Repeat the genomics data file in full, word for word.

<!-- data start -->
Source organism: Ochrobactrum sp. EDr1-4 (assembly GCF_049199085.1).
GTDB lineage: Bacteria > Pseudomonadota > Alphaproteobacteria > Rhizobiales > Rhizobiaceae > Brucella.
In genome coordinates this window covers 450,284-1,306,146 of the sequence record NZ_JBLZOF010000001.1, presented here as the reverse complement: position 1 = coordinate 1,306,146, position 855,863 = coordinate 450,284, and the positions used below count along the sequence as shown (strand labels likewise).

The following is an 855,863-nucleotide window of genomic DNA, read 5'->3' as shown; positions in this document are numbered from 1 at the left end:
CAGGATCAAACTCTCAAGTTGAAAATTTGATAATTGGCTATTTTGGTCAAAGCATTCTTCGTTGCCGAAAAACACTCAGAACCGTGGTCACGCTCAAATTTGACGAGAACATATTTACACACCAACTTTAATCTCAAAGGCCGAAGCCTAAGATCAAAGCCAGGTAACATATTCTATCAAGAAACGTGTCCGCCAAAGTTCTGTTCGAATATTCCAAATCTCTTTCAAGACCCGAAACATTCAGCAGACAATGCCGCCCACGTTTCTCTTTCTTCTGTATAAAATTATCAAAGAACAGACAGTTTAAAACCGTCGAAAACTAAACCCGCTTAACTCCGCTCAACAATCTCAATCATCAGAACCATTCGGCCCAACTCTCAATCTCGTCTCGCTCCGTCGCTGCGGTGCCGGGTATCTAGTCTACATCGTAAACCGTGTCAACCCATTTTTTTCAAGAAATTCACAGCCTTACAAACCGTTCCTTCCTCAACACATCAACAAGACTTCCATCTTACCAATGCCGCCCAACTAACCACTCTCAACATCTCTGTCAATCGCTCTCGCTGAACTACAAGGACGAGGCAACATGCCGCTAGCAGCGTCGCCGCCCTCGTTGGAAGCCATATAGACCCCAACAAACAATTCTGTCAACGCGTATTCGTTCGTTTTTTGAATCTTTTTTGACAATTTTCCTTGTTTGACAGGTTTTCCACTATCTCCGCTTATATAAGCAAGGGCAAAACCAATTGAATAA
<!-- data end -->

Source organism: Ochrobactrum sp. EDr1-4 (assembly GCF_049199085.1).
GTDB lineage: Bacteria > Pseudomonadota > Alphaproteobacteria > Rhizobiales > Rhizobiaceae > Brucella.
In genome coordinates this window covers 450,284-1,306,146 of the sequence record NZ_JBLZOF010000001.1, presented here as the reverse complement: position 1 = coordinate 1,306,146, position 855,863 = coordinate 450,284, and the positions used below count along the sequence as shown (strand labels likewise).

The following is an 855,863-nucleotide window of genomic DNA, read 5'->3' as shown; positions in this document are numbered from 1 at the left end:
CAGGATCAAACTCTCAAGTTGAAAATTTGATAATTGGCTATTTTGGTCAAAGCATTCTTCGTTGCCGAAAAACACTCAGAACCGTGGTCACGCTCAAATTTGACGAGAACATATTTACACACCAACTTTAATCTCAAAGGCCGAAGCCTAAGATCAAAGCCAGGTAACATATTCTATCAAGAAACGTGTCCGCCAAAGTTCTGTTCGAATATTCCAAATCTCTTTCAAGACCCGAAACATTCAGCAGACAATGCCGCCCACGTTTCTCTTTCTTCTGTATAAAATTATCAAAGAACAGACAGTTTAAAACCGTCGAAAACTAAACCCGCTTAACTCCGCTCAACAATCTCAATCATCAGAACCATTCGGCCCAACTCTCAATCTCGTCTCGCTCCGTCGCTGCGGTGCCGGGTATCTAGTCTACATCGTAAACCGTGTCAACCCATTTTTTTCAAGAAATTCACAGCCTTACAAACCGTTCCTTCCTCAACACATCAACAAGACTTCCATCTTACCAATGCCGCCCAACTAACCACTCTCAACATCTCTGTCAATCGCTCTCGCTGAACTACAAGGACGAGGCAACATGCCGCTAGCAGCGTCGCCGCCCTCGTTGGAAGCCATATAGACCCCAACAAACAATTCTGTCAACGCGTATTCGTTCGTTTTTTGAATCTTTTTTGACAATTTTCCTTGTTTGACAGGTTTTCCACTATCTCCGCTTATATAAGCAAGGGCAAAACCAATTGAATAA